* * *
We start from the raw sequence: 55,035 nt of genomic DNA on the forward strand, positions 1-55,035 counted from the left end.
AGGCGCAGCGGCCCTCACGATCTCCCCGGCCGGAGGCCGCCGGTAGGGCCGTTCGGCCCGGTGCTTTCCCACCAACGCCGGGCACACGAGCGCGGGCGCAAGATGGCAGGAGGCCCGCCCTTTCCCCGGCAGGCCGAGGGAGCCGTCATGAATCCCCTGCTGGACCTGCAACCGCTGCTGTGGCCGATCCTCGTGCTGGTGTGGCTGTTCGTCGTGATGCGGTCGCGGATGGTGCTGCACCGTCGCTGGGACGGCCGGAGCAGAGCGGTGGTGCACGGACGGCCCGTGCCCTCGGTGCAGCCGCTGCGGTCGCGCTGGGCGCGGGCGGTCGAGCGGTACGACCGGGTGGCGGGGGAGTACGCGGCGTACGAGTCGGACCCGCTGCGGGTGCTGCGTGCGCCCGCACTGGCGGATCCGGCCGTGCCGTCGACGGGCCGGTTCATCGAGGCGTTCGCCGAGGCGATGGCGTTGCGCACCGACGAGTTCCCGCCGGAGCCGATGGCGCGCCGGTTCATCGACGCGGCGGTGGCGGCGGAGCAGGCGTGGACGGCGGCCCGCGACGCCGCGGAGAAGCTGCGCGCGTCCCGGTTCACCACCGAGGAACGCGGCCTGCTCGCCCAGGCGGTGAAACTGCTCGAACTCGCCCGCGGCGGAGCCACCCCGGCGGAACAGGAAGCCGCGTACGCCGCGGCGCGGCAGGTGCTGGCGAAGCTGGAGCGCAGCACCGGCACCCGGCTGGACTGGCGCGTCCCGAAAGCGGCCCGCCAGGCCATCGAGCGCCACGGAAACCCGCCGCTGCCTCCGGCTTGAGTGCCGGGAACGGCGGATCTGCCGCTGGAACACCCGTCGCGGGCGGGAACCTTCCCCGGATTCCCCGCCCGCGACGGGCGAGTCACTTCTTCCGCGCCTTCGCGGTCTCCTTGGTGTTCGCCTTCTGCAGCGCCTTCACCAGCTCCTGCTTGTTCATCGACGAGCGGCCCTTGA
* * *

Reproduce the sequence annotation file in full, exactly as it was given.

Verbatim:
We start from the raw sequence: 55,035 nt of genomic DNA on the forward strand, positions 1-55,035 counted from the left end.
AGGCGCAGCGGCCCTCACGATCTCCCCGGCCGGAGGCCGCCGGTAGGGCCGTTCGGCCCGGTGCTTTCCCACCAACGCCGGGCACACGAGCGCGGGCGCAAGATGGCAGGAGGCCCGCCCTTTCCCCGGCAGGCCGAGGGAGCCGTCATGAATCCCCTGCTGGACCTGCAACCGCTGCTGTGGCCGATCCTCGTGCTGGTGTGGCTGTTCGTCGTGATGCGGTCGCGGATGGTGCTGCACCGTCGCTGGGACGGCCGGAGCAGAGCGGTGGTGCACGGACGGCCCGTGCCCTCGGTGCAGCCGCTGCGGTCGCGCTGGGCGCGGGCGGTCGAGCGGTACGACCGGGTGGCGGGGGAGTACGCGGCGTACGAGTCGGACCCGCTGCGGGTGCTGCGTGCGCCCGCACTGGCGGATCCGGCCGTGCCGTCGACGGGCCGGTTCATCGAGGCGTTCGCCGAGGCGATGGCGTTGCGCACCGACGAGTTCCCGCCGGAGCCGATGGCGCGCCGGTTCATCGACGCGGCGGTGGCGGCGGAGCAGGCGTGGACGGCGGCCCGCGACGCCGCGGAGAAGCTGCGCGCGTCCCGGTTCACCACCGAGGAACGCGGCCTGCTCGCCCAGGCGGTGAAACTGCTCGAACTCGCCCGCGGCGGAGCCACCCCGGCGGAACAGGAAGCCGCGTACGCCGCGGCGCGGCAGGTGCTGGCGAAGCTGGAGCGCAGCACCGGCACCCGGCTGGACTGGCGCGTCCCGAAAGCGGCCCGCCAGGCCATCGAGCGCCACGGAAACCCGCCGCTGCCTCCGGCTTGAGTGCCGGGAACGGCGGATCTGCCGCTGGAACACCCGTCGCGGGCGGGAACCTTCCCCGGATTCCCCGCCCGCGACGGGCGAGTCACTTCTTCCGCGCCTTCGCGGTCTCCTTGGTGTTCGCCTTCTGCAGCGCCTTCACCAGCTCCTGCTTGTTCATCGACGAGCGGCCCTTGA